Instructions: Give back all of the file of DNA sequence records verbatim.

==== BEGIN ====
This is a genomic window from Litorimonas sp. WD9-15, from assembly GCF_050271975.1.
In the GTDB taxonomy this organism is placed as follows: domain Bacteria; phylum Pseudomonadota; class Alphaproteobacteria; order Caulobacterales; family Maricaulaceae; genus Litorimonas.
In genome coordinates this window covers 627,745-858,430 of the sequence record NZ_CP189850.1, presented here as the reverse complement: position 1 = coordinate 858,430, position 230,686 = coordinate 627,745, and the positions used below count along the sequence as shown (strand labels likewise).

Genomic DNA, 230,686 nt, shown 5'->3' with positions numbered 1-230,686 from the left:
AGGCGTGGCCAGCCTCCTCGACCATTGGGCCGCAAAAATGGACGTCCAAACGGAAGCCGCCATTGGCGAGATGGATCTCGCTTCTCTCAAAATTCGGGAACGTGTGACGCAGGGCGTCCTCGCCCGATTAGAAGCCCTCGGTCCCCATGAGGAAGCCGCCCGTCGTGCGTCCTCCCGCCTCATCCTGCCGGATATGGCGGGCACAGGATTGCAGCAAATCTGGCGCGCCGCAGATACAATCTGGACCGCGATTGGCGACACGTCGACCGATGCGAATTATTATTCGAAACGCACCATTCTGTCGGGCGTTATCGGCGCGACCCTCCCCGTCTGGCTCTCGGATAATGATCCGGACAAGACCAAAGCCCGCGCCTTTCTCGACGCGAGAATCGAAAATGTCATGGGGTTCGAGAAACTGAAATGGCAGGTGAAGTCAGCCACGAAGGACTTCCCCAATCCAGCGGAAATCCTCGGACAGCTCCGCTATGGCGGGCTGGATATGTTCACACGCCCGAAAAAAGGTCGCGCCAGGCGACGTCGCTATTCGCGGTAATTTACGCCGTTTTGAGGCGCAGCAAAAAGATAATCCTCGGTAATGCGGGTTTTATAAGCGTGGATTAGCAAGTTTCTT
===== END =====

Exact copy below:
This is a genomic window from Litorimonas sp. WD9-15, from assembly GCF_050271975.1.
In the GTDB taxonomy this organism is placed as follows: domain Bacteria; phylum Pseudomonadota; class Alphaproteobacteria; order Caulobacterales; family Maricaulaceae; genus Litorimonas.
In genome coordinates this window covers 627,745-858,430 of the sequence record NZ_CP189850.1, presented here as the reverse complement: position 1 = coordinate 858,430, position 230,686 = coordinate 627,745, and the positions used below count along the sequence as shown (strand labels likewise).

Genomic DNA, 230,686 nt, shown 5'->3' with positions numbered 1-230,686 from the left:
AGGCGTGGCCAGCCTCCTCGACCATTGGGCCGCAAAAATGGACGTCCAAACGGAAGCCGCCATTGGCGAGATGGATCTCGCTTCTCTCAAAATTCGGGAACGTGTGACGCAGGGCGTCCTCGCCCGATTAGAAGCCCTCGGTCCCCATGAGGAAGCCGCCCGTCGTGCGTCCTCCCGCCTCATCCTGCCGGATATGGCGGGCACAGGATTGCAGCAAATCTGGCGCGCCGCAGATACAATCTGGACCGCGATTGGCGACACGTCGACCGATGCGAATTATTATTCGAAACGCACCATTCTGTCGGGCGTTATCGGCGCGACCCTCCCCGTCTGGCTCTCGGATAATGATCCGGACAAGACCAAAGCCCGCGCCTTTCTCGACGCGAGAATCGAAAATGTCATGGGGTTCGAGAAACTGAAATGGCAGGTGAAGTCAGCCACGAAGGACTTCCCCAATCCAGCGGAAATCCTCGGACAGCTCCGCTATGGCGGGCTGGATATGTTCACACGCCCGAAAAAAGGTCGCGCCAGGCGACGTCGCTATTCGCGGTAATTTACGCCGTTTTGAGGCGCAGCAAAAAGATAATCCTCGGTAATGCGGGTTTTATAAGCGTGGATTAGCAAGTTTCTT